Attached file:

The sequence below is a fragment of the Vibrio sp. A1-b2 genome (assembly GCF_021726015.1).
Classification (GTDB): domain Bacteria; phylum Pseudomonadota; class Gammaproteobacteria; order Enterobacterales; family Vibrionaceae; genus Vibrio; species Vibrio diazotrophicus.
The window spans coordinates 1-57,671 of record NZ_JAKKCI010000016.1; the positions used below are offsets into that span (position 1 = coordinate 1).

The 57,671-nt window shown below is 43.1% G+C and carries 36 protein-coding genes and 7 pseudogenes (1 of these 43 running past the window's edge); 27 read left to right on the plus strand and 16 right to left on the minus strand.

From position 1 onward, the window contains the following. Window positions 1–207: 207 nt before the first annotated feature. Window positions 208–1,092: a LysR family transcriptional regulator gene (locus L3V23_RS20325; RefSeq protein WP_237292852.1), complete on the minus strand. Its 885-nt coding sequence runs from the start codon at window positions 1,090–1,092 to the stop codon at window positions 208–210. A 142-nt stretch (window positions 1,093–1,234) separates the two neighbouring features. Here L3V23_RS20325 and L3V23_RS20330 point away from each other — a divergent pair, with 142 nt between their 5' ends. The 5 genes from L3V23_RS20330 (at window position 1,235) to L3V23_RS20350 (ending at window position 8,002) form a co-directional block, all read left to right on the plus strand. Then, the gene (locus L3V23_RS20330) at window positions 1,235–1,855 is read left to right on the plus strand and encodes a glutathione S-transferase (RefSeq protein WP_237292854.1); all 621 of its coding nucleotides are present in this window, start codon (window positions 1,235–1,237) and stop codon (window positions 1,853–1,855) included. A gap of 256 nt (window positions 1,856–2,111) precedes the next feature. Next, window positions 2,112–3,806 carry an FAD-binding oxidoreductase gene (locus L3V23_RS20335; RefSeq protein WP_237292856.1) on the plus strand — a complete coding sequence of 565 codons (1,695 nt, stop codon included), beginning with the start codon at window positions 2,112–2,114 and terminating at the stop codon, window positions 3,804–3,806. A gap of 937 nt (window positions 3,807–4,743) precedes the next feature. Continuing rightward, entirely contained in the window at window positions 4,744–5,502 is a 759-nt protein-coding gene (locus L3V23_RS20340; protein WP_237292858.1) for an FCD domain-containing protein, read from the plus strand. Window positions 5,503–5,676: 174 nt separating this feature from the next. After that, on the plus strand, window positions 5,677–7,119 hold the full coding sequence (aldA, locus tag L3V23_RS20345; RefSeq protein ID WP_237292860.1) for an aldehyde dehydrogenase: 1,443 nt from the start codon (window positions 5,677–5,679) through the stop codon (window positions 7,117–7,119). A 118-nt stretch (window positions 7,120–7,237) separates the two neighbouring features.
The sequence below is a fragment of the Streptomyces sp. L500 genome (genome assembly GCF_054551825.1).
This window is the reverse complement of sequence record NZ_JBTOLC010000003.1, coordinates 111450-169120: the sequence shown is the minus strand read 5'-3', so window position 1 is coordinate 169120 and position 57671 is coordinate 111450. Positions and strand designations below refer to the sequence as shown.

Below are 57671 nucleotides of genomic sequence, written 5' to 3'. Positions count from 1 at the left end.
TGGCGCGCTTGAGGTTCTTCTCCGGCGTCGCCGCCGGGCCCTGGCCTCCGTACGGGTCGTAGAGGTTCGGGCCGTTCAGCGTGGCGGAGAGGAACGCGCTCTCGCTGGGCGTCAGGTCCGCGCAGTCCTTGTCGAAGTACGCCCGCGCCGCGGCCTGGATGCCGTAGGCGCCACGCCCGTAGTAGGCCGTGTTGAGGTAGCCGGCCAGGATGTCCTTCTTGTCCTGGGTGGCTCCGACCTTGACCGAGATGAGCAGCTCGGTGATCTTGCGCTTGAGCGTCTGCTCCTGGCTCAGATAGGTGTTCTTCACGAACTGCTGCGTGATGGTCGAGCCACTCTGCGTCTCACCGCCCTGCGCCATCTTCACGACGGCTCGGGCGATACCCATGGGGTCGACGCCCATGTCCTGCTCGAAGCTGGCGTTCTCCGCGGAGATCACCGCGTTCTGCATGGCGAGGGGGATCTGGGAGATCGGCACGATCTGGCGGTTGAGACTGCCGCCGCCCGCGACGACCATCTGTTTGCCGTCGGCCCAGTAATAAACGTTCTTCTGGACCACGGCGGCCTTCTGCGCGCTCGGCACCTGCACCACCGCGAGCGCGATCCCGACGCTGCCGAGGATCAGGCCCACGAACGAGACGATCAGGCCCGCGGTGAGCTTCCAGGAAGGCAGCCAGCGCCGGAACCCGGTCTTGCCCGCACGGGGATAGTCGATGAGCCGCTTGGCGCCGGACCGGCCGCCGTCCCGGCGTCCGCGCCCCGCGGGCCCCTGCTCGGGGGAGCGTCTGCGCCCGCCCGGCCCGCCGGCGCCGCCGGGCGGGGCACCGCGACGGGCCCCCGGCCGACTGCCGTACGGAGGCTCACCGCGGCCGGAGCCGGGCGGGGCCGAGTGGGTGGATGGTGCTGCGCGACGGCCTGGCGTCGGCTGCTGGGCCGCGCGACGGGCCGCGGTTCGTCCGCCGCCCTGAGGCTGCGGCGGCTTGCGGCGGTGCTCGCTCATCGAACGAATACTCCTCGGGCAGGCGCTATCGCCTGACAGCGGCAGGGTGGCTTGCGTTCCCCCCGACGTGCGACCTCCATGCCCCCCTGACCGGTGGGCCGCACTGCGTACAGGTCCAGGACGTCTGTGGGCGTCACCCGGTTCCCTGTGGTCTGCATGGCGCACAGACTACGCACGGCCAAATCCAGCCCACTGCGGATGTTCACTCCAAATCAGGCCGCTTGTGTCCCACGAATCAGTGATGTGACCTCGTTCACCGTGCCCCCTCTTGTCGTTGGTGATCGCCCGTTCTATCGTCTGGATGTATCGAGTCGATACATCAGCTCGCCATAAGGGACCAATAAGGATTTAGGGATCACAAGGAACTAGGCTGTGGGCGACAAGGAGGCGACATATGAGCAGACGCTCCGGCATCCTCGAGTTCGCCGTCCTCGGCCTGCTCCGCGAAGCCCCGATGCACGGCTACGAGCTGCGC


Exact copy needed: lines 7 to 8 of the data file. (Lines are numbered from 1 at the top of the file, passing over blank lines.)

This window is the reverse complement of sequence record NZ_JBTOLC010000003.1, coordinates 111450-169120: the sequence shown is the minus strand read 5'-3', so window position 1 is coordinate 169120 and position 57671 is coordinate 111450. Positions and strand designations below refer to the sequence as shown.

Below are 57671 nucleotides of genomic sequence, written 5' to 3'. Positions count from 1 at the left end.